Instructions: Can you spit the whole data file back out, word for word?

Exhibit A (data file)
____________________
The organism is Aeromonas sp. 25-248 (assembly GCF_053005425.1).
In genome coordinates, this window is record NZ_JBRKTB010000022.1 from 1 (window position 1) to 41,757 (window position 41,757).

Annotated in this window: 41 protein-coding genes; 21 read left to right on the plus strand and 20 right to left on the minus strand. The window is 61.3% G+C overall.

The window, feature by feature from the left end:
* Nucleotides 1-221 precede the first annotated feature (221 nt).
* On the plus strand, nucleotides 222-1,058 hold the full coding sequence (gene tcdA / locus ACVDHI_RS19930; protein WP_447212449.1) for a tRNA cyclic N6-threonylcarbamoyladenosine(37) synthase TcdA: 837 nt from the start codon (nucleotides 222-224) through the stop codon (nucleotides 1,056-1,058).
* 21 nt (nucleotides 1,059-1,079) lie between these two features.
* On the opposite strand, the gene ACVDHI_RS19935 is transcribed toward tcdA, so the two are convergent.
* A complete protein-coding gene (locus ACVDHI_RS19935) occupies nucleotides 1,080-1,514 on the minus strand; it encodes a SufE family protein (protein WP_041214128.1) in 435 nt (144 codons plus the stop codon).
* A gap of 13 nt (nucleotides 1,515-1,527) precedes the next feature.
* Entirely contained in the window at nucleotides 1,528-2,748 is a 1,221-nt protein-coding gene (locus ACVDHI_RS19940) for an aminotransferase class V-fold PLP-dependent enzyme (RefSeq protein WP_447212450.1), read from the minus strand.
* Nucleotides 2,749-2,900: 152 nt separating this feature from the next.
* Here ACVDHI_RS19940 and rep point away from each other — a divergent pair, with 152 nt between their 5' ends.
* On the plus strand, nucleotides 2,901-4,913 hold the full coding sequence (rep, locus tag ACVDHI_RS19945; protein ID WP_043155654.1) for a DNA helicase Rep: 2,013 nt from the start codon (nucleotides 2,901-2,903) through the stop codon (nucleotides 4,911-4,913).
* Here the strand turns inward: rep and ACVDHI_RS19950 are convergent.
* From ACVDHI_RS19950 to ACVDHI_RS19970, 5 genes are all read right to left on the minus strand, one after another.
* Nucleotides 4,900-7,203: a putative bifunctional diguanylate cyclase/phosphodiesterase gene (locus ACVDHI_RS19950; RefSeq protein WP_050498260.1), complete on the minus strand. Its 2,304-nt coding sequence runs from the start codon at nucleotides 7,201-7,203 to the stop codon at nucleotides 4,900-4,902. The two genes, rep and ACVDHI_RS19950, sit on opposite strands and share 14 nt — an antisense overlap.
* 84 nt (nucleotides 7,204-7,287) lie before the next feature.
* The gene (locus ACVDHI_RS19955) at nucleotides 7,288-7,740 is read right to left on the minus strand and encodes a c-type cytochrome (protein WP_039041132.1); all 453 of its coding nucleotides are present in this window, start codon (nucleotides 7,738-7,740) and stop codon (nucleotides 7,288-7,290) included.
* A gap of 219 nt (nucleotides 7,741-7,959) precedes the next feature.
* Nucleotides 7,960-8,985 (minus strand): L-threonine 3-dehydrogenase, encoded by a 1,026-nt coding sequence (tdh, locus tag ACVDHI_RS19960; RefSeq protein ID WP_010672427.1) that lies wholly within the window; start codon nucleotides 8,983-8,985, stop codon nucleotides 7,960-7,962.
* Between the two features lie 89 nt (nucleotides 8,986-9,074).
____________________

The organism is Aeromonas sp. 25-248 (assembly GCF_053005425.1).
In genome coordinates, this window is record NZ_JBRKTB010000022.1 from 1 (window position 1) to 41,757 (window position 41,757).

Annotated in this window: 41 protein-coding genes; 21 read left to right on the plus strand and 20 right to left on the minus strand. The window is 61.3% G+C overall.

The window, feature by feature from the left end:
* Nucleotides 1-221 precede the first annotated feature (221 nt).
* On the plus strand, nucleotides 222-1,058 hold the full coding sequence (gene tcdA / locus ACVDHI_RS19930; protein WP_447212449.1) for a tRNA cyclic N6-threonylcarbamoyladenosine(37) synthase TcdA: 837 nt from the start codon (nucleotides 222-224) through the stop codon (nucleotides 1,056-1,058).
* 21 nt (nucleotides 1,059-1,079) lie between these two features.
* On the opposite strand, the gene ACVDHI_RS19935 is transcribed toward tcdA, so the two are convergent.
* A complete protein-coding gene (locus ACVDHI_RS19935) occupies nucleotides 1,080-1,514 on the minus strand; it encodes a SufE family protein (protein WP_041214128.1) in 435 nt (144 codons plus the stop codon).
* A gap of 13 nt (nucleotides 1,515-1,527) precedes the next feature.
* Entirely contained in the window at nucleotides 1,528-2,748 is a 1,221-nt protein-coding gene (locus ACVDHI_RS19940) for an aminotransferase class V-fold PLP-dependent enzyme (RefSeq protein WP_447212450.1), read from the minus strand.
* Nucleotides 2,749-2,900: 152 nt separating this feature from the next.
* Here ACVDHI_RS19940 and rep point away from each other — a divergent pair, with 152 nt between their 5' ends.
* On the plus strand, nucleotides 2,901-4,913 hold the full coding sequence (rep, locus tag ACVDHI_RS19945; protein ID WP_043155654.1) for a DNA helicase Rep: 2,013 nt from the start codon (nucleotides 2,901-2,903) through the stop codon (nucleotides 4,911-4,913).
* Here the strand turns inward: rep and ACVDHI_RS19950 are convergent.
* From ACVDHI_RS19950 to ACVDHI_RS19970, 5 genes are all read right to left on the minus strand, one after another.
* Nucleotides 4,900-7,203: a putative bifunctional diguanylate cyclase/phosphodiesterase gene (locus ACVDHI_RS19950; RefSeq protein WP_050498260.1), complete on the minus strand. Its 2,304-nt coding sequence runs from the start codon at nucleotides 7,201-7,203 to the stop codon at nucleotides 4,900-4,902. The two genes, rep and ACVDHI_RS19950, sit on opposite strands and share 14 nt — an antisense overlap.
* 84 nt (nucleotides 7,204-7,287) lie before the next feature.
* The gene (locus ACVDHI_RS19955) at nucleotides 7,288-7,740 is read right to left on the minus strand and encodes a c-type cytochrome (protein WP_039041132.1); all 453 of its coding nucleotides are present in this window, start codon (nucleotides 7,738-7,740) and stop codon (nucleotides 7,288-7,290) included.
* A gap of 219 nt (nucleotides 7,741-7,959) precedes the next feature.
* Nucleotides 7,960-8,985 (minus strand): L-threonine 3-dehydrogenase, encoded by a 1,026-nt coding sequence (tdh, locus tag ACVDHI_RS19960; RefSeq protein ID WP_010672427.1) that lies wholly within the window; start codon nucleotides 8,983-8,985, stop codon nucleotides 7,960-7,962.
* Between the two features lie 89 nt (nucleotides 8,986-9,074).